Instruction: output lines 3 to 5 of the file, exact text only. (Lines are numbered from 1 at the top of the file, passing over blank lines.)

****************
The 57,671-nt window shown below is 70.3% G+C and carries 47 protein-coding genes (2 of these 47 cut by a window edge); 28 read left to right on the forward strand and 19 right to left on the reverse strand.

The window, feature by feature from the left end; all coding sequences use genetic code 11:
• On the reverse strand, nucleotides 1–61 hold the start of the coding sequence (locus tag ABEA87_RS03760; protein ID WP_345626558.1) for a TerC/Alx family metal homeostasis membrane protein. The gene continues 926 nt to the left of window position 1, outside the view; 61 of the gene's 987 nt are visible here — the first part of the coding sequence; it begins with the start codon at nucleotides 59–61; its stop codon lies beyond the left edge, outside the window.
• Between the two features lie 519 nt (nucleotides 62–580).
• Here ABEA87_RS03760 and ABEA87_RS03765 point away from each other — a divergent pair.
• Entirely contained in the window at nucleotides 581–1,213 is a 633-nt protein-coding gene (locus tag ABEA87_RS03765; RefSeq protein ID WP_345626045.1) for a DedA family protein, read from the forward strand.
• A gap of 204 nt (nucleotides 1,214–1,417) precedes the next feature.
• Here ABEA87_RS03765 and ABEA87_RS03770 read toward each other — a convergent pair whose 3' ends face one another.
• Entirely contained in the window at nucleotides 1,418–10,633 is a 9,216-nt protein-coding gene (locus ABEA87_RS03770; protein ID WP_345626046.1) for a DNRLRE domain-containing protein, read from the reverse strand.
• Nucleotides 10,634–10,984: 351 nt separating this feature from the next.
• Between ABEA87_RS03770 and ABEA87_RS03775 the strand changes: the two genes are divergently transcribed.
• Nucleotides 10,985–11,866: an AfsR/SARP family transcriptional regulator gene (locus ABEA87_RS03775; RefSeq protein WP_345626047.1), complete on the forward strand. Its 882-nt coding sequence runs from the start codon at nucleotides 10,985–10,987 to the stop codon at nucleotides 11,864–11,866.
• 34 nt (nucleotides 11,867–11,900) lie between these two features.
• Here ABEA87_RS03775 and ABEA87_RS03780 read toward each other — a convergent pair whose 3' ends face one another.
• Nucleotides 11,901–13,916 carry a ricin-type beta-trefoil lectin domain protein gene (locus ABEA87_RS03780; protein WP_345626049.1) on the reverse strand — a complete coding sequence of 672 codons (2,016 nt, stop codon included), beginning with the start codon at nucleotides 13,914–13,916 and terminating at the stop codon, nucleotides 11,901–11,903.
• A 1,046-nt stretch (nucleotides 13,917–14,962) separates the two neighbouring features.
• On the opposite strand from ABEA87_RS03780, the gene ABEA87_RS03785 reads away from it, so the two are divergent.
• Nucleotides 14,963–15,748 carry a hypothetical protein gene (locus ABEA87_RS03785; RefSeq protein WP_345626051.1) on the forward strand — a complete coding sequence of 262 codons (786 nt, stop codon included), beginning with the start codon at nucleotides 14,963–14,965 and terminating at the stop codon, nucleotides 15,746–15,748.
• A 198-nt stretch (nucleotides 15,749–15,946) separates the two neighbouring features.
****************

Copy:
• On the reverse strand, nucleotides 1–61 hold the start of the coding sequence (locus tag ABEA87_RS03760; protein ID WP_345626558.1) for a TerC/Alx family metal homeostasis membrane protein. The gene continues 926 nt to the left of window position 1, outside the view; 61 of the gene's 987 nt are visible here — the first part of the coding sequence; it begins with the start codon at nucleotides 59–61; its stop codon lies beyond the left edge, outside the window.
• Between the two features lie 519 nt (nucleotides 62–580).
• Here ABEA87_RS03760 and ABEA87_RS03765 point away from each other — a divergent pair.